01633 244233 Contact us

13 Mar 2023

Wills & Probate

What Is Inheritance Tax In The UK?

Inheritance Tax is difficult to navigate without legal advice.

Losing someone close to you is overwhelming, and when they leave behind an estate to manage, navigating inheritance tax can be a complicated process.

In short, inheritance tax is a type of tax that is applied to a deceased’s estate. 

Generally speaking, when a Will has been made, it is the Executor of the will that organises the Inheritance Tax payment.

If you’re due to inherit a significant estate, you might be wondering how much Inheritance Tax will be due. Many factors determine the sum of inheritance tax that you’ll be required to pay.

How much Inheritance Tax you will pay depends on:

  1. Inheritance Tax rate
  2. The value of the estate 
  3. Available allowances
  4. Who the estate is left to
  5. Exemptions

1. Inheritance Tax Rate

The standard Inheritance Tax rate in the UK is 40%

However, it is worth noting that you may qualify to pay a reduced rate of inheritance tax when at least 10% of the net value of the estate (assets minus debts) is left to charity.

In this circumstance, the inheritance tax rate can be reduced to 36%.

2. The Value Of The Estate 

The gross value of an estate is primarily the total value of all assets owned by the deceased at their time of death. This would consist of any property, land, cash, investments and personal possessions owned by the deceased and held either in their sole name or jointly with others.

However, any lifetime gifts made in the seven years before death can also be brought back into account as can ‘gifts’ of assets made more than 7 years before death where the deceased retained the use of the asset. An example of this would be gifting your home to a relative but still living there.

The value of the property would be added to the value of your estate despite it appearing that the asset was given away during the deceased’s lifetime. 

The net value of an estate is the gross estate minus any liabilities, such as debts and funeral expenses, before inheritance tax exemptions are applied.

3. Available Allowances

The nil rate band allowance (NRB) is the amount up to which no inheritance tax is payable. The allowance is currently £325,000 and is set at that level until 2028. 

In addition to the NRB, an estate will benefit from an allowance known as the residence nil rate band (RNRB) if the estate exceeds the NRB and an individual passes on their home to direct descendants. Direct descendants include children, grandchildren, adopted children, stepchildren, foster children, as well as the spouses and civil partners of all these beneficiaries. 

The RNRB may also be available if a deceased sold their home during their lifetime and purchased a less valuable property or ceased to own a property and any part of the estate passed to direct descendants. 

The RNRB is currently set at £175,000 until 2028. The allowance is tapered if the value of the estate exceeds £2 million. 

4. Who The Estate Is Left To

Married couples and civil partners domiciled in the UK are able to pass on their estate to their spouse, free of inheritance tax. This is called spousal exemption. There is no limit to the value of the estate that can be passed on tax-free to a spouse.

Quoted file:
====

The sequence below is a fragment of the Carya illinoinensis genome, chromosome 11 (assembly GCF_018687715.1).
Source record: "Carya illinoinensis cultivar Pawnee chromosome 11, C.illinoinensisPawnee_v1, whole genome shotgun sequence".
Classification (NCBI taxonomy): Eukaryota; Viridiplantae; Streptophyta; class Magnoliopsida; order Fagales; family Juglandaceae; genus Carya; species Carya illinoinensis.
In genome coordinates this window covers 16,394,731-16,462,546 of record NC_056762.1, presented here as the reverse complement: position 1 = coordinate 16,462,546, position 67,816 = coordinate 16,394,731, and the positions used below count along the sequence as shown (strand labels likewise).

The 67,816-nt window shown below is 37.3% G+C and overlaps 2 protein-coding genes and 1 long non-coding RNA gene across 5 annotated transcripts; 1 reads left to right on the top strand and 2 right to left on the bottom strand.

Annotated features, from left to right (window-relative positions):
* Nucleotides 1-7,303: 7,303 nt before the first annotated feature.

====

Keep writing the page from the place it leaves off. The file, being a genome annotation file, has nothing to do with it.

A spouse is classed as an exempt beneficiary for inheritance tax. Gifts to exempt beneficiaries do not use up an individual’s NRB. It is possible to transfer any ‘unused’ NRB to your spouse. This is known as the ‘transferrable nil rate band’.

For example, A dies and leaves his entire estate to his wife, B. His full nil rate band, therefore, remains unused as B is an exempt beneficiary. On B’s death, her estate benefits from her personal nil rate band of £325,000 as well as A’s transferable NRB, which is transferred to B’s estate on her death. B’s estate consequently benefits from a combined IHT exemption of £650,000.

In the same way, any unused RNRB can also be transferred to a spouse.

Any gifts made to a qualifying charity are exempt from inheritance tax.

5. Exemptions 

Certain types of asset benefit from special relief from inheritance tax. The value of such assets are reduced when working out how much inheritance tax has to be paid.

Business relief reduces the value of qualifying business assets owned by the transferor for at least 2 years. The relief reduces the value of the assets by either 100% or 50%:

Assets benefitting from 100% relief include a trading business or an interest in a trading business and shares in an unquoted company. Assets benefitting from 50% relief include a controlling holding of shares in a quoted company ad land, buildings, machinery or plant used wholly or mainly for the purposes of the business carried on by a company or partnership. 

Agricultural relief is given on the agricultural value of qualifying agricultural property which has been either occupied by the transferor for the purposes of agriculture for two years or owned by the transferor for seven years and occupied throughout by them or another for the purposes of agriculture. Again the relief reduces the value of assets by either 100% or 50%. 

How We Can Help

The rules surrounding Inheritance Tax can be overwhelming and confusing to understand. 

As such, you should always seek professional legal advice to gain a better understanding of an estate and how much Inheritance Tax needs to be paid to HMRC.

At Harding Evans, we have specialist lawyers who can advise on Inheritance Tax. Contact us today for further information.

Share post